The Best Thing I’ve Ever Done

There’s been so little good going on in the world lately, today I decided that was what I wanted to talk about–something good. Except what had I done that was good? What was the best thing I’d done? I knew I’d made a ton of mistakes.

What was the best thing I could think of? What was the best decision I’ve ever made? What that I have done has made my life better? For that, I go back to December of 2008.

Ken and Linda came to San Diego for a visit, and we went to Old Town to look at the sites and have some Mexican food. I decided that would be the day I said something to them about wanting to marry Jenny.

We did Old Town for a while, and we had lunch at some place whose name escapes me. I think that night, we also took in the Christmas program at Shadow Mountain Community Church, where David Jeremiah preaches. I remember when I attended there, the Christmas programs were quite extraordinary. I don’t remember the one we saw with Jenny’s parents, though, because I was kind of nervous, knowing what was coming later.

We stopped to get something to eat at Denny’s on the way back–it was the first place Jenny and I had eaten together–right before going to the zoo, and we had breakfast. So that night, it seemed like a good enough place to go with her folks for a late dinner. About halfway through, I decided that Jenny needed to take David to the restroom, and I would text her after I talked to her mom and dad.

After a minute or two, I mumbled something out–I don’t remember what I said. I do remember that Linda did one of those fist pumps people do. “Yes!” The only problem was that I forgot to text Jenny and tell her to come back. She must have waited five minutes in the Denny’s bathroom with her chicken sandwich getting cold.

Worked out for the best, though. At least I think so.

Now that the talking part was out of the way, we actually had to get engaged. I began formulating big plans for that. There would be a horse. An expensive dinner at Seaport Village. Clowns and balloons–Ok, maybe not that. But if you have a cliché in mind regarding a marriage proposal, I was going to do it.

It would be December 22, 2008.

Only one problem–I found out a couple days later, that was the annual Whitson family Christmas. There was nothing I could do–I couldn’t tell her that it was marriage proposal weekend. It would have ruined the surprise. So I drove to Yuma that Saturday, as I always did. It was around lunch time, and I knew everyone was already there, or would be soon.

I had to pick up the ring at the jewelers (it had been sized), and it wasn’t ready yet. So I walked over to the Walmart a couple of stores over to kill some time. I stood in the book aisle and read the ending of Marley & Me (see, I have a dark side. But I didn’t know what would happen to the darn dog at that point), and was soon puffy-eyed and teared up over the grave-digging scene. Big mistake.

Eventually, I secured the ring and went to Ken and Linda’s. The party was already on, and soon after it was time for gifts. The ring was in my pocket in a little ziplock baggie, wrapped in white tissue paper. Jenny and I were sitting on the blue and white “love seat,” and eventually, I figured “what the heck?” I went into the bathroom to fish the ring out of my pocket. I came back and gifts were just about done. David was across the room, and Jenny’s brother and wife were standing with their back to us. Her grandma was on the big couch, but wasn’t looking at us. I told her I had one gift left. I started to kneel, and said something stupid, like asking her what she was doing for the next 50 years or so. 4 year old David crashed into us right then–exactly then. I realized Grandma Marie HAD been looking after all. I slipped the ring on her finger, and that was the beginning of the best thing I’ve ever done. The smartest thing I’ve ever done.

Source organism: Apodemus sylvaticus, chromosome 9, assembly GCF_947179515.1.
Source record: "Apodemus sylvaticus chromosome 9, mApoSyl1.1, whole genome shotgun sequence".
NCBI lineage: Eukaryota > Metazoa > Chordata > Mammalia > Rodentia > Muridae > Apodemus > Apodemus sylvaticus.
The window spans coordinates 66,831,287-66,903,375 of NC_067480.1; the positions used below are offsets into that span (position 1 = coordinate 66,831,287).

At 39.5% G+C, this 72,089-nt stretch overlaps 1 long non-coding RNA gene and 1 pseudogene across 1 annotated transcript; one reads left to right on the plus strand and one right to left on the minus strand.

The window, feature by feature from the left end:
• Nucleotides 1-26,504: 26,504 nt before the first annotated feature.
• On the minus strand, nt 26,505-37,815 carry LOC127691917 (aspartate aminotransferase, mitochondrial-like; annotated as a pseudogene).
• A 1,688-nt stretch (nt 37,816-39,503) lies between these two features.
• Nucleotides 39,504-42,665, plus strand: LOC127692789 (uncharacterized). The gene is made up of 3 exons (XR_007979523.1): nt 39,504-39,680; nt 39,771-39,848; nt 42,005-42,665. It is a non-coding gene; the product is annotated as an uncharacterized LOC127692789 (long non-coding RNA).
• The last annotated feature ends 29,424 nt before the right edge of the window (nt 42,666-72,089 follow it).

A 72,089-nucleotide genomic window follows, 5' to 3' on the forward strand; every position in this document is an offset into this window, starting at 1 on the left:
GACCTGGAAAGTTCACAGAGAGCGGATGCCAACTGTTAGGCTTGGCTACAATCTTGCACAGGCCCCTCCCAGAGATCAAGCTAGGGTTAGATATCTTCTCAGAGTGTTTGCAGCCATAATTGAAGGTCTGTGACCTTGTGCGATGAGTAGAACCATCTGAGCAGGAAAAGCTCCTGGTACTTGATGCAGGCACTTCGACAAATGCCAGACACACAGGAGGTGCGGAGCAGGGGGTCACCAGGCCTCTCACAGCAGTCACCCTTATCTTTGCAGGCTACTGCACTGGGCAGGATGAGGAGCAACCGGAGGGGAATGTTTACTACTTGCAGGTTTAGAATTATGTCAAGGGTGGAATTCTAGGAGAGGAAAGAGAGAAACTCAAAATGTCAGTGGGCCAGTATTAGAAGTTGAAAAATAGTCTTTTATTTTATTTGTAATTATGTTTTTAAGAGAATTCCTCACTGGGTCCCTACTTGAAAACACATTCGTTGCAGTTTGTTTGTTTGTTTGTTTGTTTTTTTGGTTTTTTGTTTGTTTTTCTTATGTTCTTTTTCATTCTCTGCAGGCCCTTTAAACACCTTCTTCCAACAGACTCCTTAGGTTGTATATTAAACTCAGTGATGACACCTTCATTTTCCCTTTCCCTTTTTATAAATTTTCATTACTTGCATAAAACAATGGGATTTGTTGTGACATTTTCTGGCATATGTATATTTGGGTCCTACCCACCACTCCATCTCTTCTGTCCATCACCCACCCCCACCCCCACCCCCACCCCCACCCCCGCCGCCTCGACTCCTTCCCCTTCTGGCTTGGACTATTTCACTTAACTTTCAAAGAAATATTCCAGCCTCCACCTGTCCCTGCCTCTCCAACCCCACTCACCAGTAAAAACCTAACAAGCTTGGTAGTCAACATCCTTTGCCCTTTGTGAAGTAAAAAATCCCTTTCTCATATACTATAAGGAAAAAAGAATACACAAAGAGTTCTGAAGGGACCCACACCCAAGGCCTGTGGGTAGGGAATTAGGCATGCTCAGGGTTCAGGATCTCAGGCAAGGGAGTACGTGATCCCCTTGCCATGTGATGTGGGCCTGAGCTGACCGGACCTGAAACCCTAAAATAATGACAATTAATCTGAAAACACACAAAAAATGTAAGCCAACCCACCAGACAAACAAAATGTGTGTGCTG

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Ok, 2017. Here I Come

What a year this has been. So much loss, as we all get older. Famous people, family and friends alike all went on to their reward. Jen and I grew closer–I swear I love her more every day. We took foster parent classes, and Jose joined John and David as our kids.

I’ve got two classes left for my MA in Christian studies, and I’m excited to see what’s next. I’m just trying to be obedient. 2016 has been tough, and cathartic, and sometimes quite tragic, but I have my kids, and my beautiful wife, and everything I need. I am known and loved by a big God.

I’m ready for 2017.

George Michael and 90 Seconds in Hell

Anyone who’s seen much of 2016 would have to acknowledge that quite a few celebrities have checked out this year–and there’s still almost a week to go, so there could be more. What I’m thinking about today, having just heard about Carrie Fisher, is not Princess Leia. It’s George Michael. Why, you might be wondering? I know little of his music, and that video with the “Choose Life” shirts? My goodness. Before I continue, watch/listen to this…and think of the portly doofus in that picture below.

My George Michael/Wham! memory is from an audition for a musical I did back in high school. I did OK on the acting part, and didn’t embarrass myself singing–as part of the chorus, anyway–I didn’t do a solo. The problem was the dancing.

Anyone who knows me knows I lack even the smallest gracefulness.

HS

Yes, I’m that guy. Many pounds and many years later. But dancing was part of the audition. One of the cheerleaders (Mona Nicholson) came up with a short, choreographed routine to the Wham! song Wake me up Before You Go-Go, which was a pretty big hit for George and his silent, guitar “playing” partner. I’m sure he had a name, but I don’t want to look it up.

So there we are–a handful of guys–on the tarmac outside the gym where the play would be performed. We’re standing there while Mona (yes, she was attractive) demonstrated the few steps for us. All I could think of at the time was to pray that no one saw me. The finger-snapping, “Jitterbug!” intro to the song came on and my humiliation began.

My hands/arms were held out from my sides like I was playing a drunken airplane running in a loose circle. I put the “boom-boom” into no hearts that day. I am tall. I am clumsy. And I demonstrated that fully on that 80’s afternoon. 85? 86? I can’t remember that part.

Maybe if any of my friends from those days read this, they can help me fill in some time gaps. I feel like it was springtime of 1986. Anyway, I’ll remember that time as long as I live, even if it isn’t the most masculine thing I’ve ever done.